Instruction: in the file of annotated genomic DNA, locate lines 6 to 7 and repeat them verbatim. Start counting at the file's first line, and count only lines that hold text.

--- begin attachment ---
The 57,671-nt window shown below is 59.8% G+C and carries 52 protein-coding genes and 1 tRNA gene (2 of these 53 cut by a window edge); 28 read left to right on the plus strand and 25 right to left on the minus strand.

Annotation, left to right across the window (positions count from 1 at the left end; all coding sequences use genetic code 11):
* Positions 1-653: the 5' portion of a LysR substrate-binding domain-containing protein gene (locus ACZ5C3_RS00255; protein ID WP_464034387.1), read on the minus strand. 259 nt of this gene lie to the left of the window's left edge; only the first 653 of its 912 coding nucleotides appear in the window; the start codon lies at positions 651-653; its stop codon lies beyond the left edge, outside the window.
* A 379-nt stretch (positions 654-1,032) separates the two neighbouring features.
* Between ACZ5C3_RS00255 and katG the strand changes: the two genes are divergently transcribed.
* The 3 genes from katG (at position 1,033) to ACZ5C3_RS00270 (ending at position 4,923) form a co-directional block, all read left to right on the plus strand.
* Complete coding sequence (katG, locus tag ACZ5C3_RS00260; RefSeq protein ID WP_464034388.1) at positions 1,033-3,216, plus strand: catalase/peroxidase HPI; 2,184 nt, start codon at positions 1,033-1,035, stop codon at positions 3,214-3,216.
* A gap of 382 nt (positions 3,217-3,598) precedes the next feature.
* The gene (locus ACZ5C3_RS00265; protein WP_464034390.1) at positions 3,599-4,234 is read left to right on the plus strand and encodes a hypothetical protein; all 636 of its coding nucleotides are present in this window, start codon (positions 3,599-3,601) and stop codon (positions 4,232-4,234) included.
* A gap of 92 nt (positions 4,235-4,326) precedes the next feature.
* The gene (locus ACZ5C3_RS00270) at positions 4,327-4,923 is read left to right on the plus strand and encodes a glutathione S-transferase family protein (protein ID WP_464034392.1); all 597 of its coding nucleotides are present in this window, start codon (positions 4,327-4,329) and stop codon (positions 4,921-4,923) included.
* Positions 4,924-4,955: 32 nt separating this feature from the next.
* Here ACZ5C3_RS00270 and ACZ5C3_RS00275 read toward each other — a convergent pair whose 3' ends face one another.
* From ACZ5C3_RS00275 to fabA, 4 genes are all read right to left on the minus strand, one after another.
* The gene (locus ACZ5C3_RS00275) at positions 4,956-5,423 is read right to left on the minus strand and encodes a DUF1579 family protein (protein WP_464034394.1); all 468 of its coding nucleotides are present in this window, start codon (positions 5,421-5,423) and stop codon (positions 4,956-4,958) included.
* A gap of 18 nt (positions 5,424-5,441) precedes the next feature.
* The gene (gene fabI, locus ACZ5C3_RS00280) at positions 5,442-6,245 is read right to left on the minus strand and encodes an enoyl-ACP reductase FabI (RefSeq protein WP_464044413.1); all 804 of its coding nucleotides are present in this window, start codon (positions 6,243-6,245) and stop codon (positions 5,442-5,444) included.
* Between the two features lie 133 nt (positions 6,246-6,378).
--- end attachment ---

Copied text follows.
* The 3 genes from katG (at position 1,033) to ACZ5C3_RS00270 (ending at position 4,923) form a co-directional block, all read left to right on the plus strand.
* Complete coding sequence (katG, locus tag ACZ5C3_RS00260; RefSeq protein ID WP_464034388.1) at positions 1,033-3,216, plus strand: catalase/peroxidase HPI; 2,184 nt, start codon at positions 1,033-1,035, stop codon at positions 3,214-3,216.